The active ingredient in Roundup, Glyphosate, is classified as “probably carcinogenic to humans” by The International Agency for Research on Cancer. So, what are the safer alternatives to Glyphosate for controlling weeds in your garden, lawn, and yard?
Homemade weed killers such as vinegar and salt are great alternatives to Roundup. Burnout II Weed and Grass Killer contains clove oil and citric acid that are organic substitutes to Glyphosate for domestic and large-scale weed control. Herbicides containing Glufosinate are also safer options.
5 Best Roundup Alternatives
Organic weed killers are considered non-toxic and non-carcinogenic. My research found that products containing ingredients such as clove oil, citric acid, Diquat, and ammonium nonanoate do not pose the risk of cancer, making them safe options.
So I put to the test all these herbicides to see how effectively they kill weeds. Below, I’ve provided as much information on each as possible, with evidence of their action.
1. Burnout II Weed & Grass Killer Concentrate
- Natural active ingredients: Carylic and capric acids.
- Burnout kills both grassy and broadleaf weeds.
Burnout II contains natural, non-carcinogenic ingredients, including Carylic and Capric Acid, which are just as effective as Roundup. Contact with the foliage resulted in rapid plant destruction and desiccation.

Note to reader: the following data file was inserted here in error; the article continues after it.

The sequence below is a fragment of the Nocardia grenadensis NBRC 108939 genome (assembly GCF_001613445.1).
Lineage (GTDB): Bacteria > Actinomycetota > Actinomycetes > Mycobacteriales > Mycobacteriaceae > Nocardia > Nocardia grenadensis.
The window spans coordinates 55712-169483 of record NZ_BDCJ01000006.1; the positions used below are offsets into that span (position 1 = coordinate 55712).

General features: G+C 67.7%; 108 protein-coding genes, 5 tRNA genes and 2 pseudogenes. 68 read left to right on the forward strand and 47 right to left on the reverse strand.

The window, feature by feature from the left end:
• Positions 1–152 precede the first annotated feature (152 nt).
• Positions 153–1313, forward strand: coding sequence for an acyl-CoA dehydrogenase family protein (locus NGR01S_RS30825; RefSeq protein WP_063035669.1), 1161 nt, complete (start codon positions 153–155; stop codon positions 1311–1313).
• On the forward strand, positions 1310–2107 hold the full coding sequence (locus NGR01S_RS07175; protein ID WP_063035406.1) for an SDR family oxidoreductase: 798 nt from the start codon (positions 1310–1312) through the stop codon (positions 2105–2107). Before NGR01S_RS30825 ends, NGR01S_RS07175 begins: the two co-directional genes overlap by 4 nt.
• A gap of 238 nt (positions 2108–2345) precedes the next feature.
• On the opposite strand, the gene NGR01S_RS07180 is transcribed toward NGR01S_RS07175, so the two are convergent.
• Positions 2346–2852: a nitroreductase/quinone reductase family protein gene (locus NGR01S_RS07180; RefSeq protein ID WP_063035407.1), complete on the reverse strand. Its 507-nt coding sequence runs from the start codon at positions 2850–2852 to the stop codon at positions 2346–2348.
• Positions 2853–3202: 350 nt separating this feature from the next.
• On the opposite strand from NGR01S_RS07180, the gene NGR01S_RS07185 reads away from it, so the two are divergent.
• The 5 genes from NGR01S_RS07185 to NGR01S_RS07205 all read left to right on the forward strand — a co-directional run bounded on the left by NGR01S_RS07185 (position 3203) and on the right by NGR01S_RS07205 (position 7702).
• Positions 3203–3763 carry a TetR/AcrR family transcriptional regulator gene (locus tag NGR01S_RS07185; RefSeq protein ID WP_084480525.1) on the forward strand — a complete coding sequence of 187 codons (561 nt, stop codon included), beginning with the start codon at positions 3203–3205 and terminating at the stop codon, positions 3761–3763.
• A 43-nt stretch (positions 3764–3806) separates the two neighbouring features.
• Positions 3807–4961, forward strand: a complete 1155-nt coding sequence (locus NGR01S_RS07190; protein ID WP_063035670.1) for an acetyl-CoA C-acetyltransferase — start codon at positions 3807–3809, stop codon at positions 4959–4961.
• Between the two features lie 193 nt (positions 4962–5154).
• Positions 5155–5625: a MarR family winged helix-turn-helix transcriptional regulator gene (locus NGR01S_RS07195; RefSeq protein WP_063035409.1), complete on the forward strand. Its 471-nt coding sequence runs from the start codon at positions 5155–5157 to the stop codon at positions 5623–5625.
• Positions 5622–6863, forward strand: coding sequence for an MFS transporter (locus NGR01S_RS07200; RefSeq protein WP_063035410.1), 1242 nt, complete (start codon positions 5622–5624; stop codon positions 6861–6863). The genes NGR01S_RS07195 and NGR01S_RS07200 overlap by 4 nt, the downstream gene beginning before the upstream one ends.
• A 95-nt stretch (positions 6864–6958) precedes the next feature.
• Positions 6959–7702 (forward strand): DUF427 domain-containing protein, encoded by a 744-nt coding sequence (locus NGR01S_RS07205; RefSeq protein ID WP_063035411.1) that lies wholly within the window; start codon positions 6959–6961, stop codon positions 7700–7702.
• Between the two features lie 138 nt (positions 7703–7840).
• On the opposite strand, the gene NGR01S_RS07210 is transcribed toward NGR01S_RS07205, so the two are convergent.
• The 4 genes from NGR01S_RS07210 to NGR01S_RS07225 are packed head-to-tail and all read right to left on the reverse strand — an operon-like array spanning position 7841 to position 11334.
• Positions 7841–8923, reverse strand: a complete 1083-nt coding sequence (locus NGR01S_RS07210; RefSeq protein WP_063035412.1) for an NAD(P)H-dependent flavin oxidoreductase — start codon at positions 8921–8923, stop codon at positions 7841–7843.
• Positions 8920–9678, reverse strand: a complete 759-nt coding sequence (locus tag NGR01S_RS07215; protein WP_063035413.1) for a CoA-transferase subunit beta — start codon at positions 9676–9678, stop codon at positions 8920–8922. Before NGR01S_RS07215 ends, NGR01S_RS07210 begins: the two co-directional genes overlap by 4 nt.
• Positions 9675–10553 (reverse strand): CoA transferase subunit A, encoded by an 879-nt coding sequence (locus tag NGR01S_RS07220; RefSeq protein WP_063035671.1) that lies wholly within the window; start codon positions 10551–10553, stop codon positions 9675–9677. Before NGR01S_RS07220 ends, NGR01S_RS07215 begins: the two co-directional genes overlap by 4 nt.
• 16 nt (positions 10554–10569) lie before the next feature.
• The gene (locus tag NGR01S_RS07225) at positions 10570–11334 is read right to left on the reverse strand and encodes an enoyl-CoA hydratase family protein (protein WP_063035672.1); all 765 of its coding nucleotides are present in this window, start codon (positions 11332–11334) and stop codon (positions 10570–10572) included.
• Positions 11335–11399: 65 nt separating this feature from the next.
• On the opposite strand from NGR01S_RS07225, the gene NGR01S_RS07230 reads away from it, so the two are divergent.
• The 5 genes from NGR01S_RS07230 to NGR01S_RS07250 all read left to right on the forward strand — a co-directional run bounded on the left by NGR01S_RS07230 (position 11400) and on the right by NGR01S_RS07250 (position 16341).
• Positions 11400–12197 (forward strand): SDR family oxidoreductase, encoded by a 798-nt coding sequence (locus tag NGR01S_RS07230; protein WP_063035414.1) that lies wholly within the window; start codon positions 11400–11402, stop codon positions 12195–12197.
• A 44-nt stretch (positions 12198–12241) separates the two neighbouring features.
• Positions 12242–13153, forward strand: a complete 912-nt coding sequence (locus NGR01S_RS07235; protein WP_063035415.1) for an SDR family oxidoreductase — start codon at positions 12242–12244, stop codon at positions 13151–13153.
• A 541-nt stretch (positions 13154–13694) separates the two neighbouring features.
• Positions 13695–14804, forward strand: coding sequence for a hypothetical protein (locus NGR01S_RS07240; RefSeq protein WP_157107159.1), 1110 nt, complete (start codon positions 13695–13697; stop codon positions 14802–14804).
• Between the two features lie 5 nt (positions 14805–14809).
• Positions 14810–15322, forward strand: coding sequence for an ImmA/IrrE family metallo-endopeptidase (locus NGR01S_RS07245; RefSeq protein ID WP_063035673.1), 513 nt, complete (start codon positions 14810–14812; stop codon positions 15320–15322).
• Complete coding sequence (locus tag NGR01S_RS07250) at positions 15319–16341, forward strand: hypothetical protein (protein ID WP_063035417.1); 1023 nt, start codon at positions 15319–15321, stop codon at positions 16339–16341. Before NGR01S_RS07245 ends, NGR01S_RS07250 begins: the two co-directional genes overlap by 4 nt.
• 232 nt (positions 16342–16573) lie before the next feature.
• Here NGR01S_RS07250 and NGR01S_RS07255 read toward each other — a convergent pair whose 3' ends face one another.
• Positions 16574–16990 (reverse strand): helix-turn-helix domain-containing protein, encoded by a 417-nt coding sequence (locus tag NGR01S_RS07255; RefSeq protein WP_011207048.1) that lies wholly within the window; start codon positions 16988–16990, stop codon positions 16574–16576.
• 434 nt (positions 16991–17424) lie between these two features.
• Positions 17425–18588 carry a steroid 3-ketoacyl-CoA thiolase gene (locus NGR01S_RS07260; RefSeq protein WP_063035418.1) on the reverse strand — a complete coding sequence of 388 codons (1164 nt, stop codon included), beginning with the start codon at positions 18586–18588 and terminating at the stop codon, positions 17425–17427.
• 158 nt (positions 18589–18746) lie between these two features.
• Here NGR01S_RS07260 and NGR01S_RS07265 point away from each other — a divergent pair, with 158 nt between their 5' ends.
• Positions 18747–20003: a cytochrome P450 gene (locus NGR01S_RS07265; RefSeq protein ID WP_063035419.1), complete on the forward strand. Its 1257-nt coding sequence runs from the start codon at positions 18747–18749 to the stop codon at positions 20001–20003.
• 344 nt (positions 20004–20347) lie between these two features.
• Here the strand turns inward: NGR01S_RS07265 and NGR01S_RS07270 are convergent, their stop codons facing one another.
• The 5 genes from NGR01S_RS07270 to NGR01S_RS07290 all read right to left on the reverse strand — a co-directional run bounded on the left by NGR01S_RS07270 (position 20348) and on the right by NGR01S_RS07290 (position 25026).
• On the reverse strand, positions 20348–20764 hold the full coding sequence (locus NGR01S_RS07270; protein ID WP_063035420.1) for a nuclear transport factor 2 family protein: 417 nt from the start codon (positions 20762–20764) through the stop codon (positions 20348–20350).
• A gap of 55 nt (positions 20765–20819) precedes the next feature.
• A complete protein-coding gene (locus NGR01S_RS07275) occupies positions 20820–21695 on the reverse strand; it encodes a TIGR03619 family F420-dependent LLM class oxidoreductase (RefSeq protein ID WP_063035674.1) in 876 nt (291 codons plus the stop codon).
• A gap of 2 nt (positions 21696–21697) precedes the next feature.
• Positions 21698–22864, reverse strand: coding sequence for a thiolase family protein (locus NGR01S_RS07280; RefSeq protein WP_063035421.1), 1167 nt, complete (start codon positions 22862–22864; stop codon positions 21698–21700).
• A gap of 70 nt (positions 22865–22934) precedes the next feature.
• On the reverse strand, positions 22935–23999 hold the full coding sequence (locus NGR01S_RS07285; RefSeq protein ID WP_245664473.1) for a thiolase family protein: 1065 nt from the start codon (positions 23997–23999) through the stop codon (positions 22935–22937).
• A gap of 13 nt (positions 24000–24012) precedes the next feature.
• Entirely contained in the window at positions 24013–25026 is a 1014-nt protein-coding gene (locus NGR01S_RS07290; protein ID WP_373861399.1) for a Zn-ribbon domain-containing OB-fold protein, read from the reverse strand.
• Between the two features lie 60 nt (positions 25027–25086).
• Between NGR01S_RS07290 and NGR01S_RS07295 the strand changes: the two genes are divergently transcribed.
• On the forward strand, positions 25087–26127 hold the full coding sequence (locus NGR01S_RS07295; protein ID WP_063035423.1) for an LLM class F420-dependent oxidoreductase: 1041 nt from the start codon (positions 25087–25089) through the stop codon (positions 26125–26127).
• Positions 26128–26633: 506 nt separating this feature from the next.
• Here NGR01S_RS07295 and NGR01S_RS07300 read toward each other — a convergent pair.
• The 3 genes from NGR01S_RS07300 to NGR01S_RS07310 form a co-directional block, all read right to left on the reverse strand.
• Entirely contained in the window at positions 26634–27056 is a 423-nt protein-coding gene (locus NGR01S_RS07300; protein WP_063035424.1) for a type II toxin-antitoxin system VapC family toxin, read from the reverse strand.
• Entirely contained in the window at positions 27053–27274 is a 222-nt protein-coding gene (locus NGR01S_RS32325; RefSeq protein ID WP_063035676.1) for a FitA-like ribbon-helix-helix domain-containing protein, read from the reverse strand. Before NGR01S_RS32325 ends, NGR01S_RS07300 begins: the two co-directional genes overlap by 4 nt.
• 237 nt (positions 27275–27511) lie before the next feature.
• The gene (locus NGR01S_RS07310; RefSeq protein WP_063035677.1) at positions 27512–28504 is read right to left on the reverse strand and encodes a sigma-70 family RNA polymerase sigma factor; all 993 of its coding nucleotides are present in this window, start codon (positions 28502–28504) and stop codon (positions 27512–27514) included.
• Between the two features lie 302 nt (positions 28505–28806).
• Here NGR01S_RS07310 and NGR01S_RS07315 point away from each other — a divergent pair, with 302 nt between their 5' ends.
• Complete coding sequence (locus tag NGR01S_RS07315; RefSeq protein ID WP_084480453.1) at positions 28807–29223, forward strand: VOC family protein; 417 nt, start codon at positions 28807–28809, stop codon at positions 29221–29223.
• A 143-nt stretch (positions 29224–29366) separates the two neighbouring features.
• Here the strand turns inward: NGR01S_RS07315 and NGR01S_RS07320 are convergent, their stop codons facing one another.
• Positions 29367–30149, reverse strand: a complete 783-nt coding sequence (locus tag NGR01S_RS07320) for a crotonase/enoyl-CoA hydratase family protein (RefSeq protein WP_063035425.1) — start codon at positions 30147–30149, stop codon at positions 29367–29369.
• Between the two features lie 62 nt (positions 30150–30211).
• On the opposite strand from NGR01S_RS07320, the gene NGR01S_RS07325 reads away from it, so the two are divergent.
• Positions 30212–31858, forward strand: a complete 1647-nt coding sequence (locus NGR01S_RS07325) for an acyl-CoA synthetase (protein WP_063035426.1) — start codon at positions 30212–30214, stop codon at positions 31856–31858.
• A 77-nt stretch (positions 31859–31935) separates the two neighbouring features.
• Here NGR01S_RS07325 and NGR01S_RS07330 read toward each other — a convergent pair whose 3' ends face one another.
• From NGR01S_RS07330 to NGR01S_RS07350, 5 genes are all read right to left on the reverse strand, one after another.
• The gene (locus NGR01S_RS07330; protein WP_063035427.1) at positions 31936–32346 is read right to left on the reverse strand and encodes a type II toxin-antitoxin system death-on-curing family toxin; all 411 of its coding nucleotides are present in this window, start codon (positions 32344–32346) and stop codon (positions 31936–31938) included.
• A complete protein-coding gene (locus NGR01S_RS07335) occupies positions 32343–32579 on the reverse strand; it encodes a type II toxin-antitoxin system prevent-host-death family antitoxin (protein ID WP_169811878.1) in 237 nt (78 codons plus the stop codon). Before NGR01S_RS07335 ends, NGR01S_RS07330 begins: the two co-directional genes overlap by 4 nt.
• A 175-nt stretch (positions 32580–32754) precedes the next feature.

Burnout II kills ragweed, bluegrass, quackgrass, chickweed, oxalis, foxtail, dandelion, plantain, and many other weed killers. Check Burnout II’s label here.
2. Green Gobbler Vinegar Weed & Grass Killer
- Non-toxic alternative to glyphosate
- Can kill grassy + broadleaf weeds
- OMRI-certified as a safe herbicide for humans + pets.
- Kills even stubborn weeds like crabgrass.
My #1 Roundup alternative for small-scale use is vinegar. The acetic acid in vinegar is potent and kills weeds to the root on contact and when absorbed.
You can use vinegar to naturally kill weeds in the lawn, driveways, and garden, though it is only a spot treatment since it is non-selective. Just like Roundup, 20% vinegar weed killer concentrate will desiccate any plant it comes in contact with.
I mixed it with salt to improve its efficacy because I wanted to kill weeds permanently.